Make sure that when you call the function tzCalculation_LocalTimeZone you pass in your domain as the first parameter instead of desisoftsystems.com if you intend to have access to the cookie in your server-side application. For the second parameter, you can pass in false if you don’t want the function to print out the time zone value at the current location in the document. If you pass in true, however, the time zone value will also be printed in your generated document.

Once this function has been executed, you can then access the cookie timezone from your server-side application; its format is the same standard time offset as commonly used in e-mail and other HTTP headers.

Because there’s no 100% portable solution to providing the abbreviated- or long-form time zone strings with JavaScript, those options have not been included in the discussion of this solution. However, an enterprising web site developer could ask her users to add this via a web-based form and then store that in the cookie data for her web site. However, since the most important part of this standard is to show a web site user the times on a web site according to her time zone, these strings are not as important, but should still be stored in the cookie as put forth in Solution 2.

Solution 2: Revising Web Browsers (The Best Solution)

The best solution is for web browsers to start supplying an environment variable to web servers relaying the time zone in which the browser is currently located.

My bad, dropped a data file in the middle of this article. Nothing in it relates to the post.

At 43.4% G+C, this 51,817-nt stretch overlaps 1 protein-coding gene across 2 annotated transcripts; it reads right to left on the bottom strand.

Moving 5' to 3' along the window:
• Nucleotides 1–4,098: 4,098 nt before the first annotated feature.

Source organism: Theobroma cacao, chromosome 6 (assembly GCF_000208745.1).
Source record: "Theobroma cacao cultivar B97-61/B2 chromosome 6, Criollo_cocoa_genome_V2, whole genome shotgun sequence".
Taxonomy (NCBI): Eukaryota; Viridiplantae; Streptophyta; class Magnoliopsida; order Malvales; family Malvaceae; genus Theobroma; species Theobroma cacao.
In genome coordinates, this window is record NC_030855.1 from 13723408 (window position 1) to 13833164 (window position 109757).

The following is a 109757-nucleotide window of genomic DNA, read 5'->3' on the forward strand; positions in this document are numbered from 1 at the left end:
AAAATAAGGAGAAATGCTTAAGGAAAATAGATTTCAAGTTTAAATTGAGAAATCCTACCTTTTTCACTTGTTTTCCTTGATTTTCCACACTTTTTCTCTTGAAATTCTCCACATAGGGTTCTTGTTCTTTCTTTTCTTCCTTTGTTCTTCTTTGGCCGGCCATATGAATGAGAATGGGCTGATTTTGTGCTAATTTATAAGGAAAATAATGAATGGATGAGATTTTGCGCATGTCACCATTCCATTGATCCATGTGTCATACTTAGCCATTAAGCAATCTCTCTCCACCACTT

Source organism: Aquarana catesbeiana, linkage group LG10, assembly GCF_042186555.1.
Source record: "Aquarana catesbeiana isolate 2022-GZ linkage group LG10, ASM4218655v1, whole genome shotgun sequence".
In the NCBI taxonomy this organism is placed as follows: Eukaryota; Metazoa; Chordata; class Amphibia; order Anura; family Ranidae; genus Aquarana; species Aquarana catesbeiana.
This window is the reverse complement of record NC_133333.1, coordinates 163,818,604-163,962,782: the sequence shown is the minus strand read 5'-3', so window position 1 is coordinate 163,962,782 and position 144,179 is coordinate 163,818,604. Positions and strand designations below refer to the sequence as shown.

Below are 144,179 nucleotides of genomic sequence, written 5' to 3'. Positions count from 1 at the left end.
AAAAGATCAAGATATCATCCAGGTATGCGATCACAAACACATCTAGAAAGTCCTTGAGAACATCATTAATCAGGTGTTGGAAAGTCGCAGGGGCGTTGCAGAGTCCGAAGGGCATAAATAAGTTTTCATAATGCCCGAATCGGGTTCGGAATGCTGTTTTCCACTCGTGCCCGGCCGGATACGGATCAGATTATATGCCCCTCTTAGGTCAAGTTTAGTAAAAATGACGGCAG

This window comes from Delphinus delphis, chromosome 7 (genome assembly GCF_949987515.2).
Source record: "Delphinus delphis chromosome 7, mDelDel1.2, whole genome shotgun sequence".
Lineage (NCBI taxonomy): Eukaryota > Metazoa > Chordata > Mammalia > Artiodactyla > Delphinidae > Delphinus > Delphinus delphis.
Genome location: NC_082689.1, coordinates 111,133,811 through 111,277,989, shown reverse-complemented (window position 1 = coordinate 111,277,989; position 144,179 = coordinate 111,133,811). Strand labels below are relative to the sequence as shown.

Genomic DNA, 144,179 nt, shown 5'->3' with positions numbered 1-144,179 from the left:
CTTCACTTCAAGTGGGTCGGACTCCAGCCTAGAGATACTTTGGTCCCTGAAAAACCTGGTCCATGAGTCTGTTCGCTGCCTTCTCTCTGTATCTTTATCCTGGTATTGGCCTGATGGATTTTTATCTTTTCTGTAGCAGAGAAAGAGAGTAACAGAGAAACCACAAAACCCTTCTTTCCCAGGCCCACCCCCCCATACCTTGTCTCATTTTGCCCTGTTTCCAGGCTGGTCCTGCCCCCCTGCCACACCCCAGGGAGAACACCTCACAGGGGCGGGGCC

Naturally, many security conscious users will wonder about this solution, but when one considers that it is possible to find out the longitude and latitude of your connection to the Internet based on your IP address (or the IP address of the proxy server your organization uses), such a release of information is rather mild. And, for the security conscious, web browser developers could include in their applications the means to send a different time zone setting than what the user’s computer is using or to not send the setting at all.

As I’m writing this white paper, I just checked on the browser-based environment variables that were supplied to our web server. Here’s a listing of some of them:

Environment Variable Value
HTTP_ACCEPT */*
HTTP_CONNECTION keep-alive
HTTP_HOST polski.local
HTTP_USER_AGENT Mozilla/5.0 (Macintosh; U; PPC Mac OS X; en-us) AppleWebKit/85 (KHTML, like Gecko) Safari/85

When my web browser sent these environment variables to our web server, it sent them in the HTTP header format:

Accept: */*
Connection: keep-alive
Host: polski.local
User-Agent: Mozilla/5.0 (Macintosh; U; PPC Mac OS X; en-us) AppleWebKit/85 (KHTML, like Gecko) Safari/85

Now, if a web browser were modified to also include the time zone of the user’s computer in the set of headers it passes to the web server:

Accept: */*
Connection: keep-alive
Host: polski.local
Timezone: -0500 CDT Central%20Daylight%20Time
User-Agent: Mozilla/5.0 (Macintosh; U; PPC Mac OS X; en-us) AppleWebKit/85 (KHTML, like Gecko) Safari/85

this set of environment variables becomes available to server-side applications:

Environment Variable Value
HTTP_ACCEPT */*
HTTP_CONNECTION keep-alive
HTTP_HOST polski.local
HTTP_TIMEZONE -0500 CDT Central%20Daylight%20Time
HTTP_USER_AGENT Mozilla/5.0 (Macintosh; U; PPC Mac OS X; en-us) AppleWebKit/85 (KHTML, like Gecko) Safari/85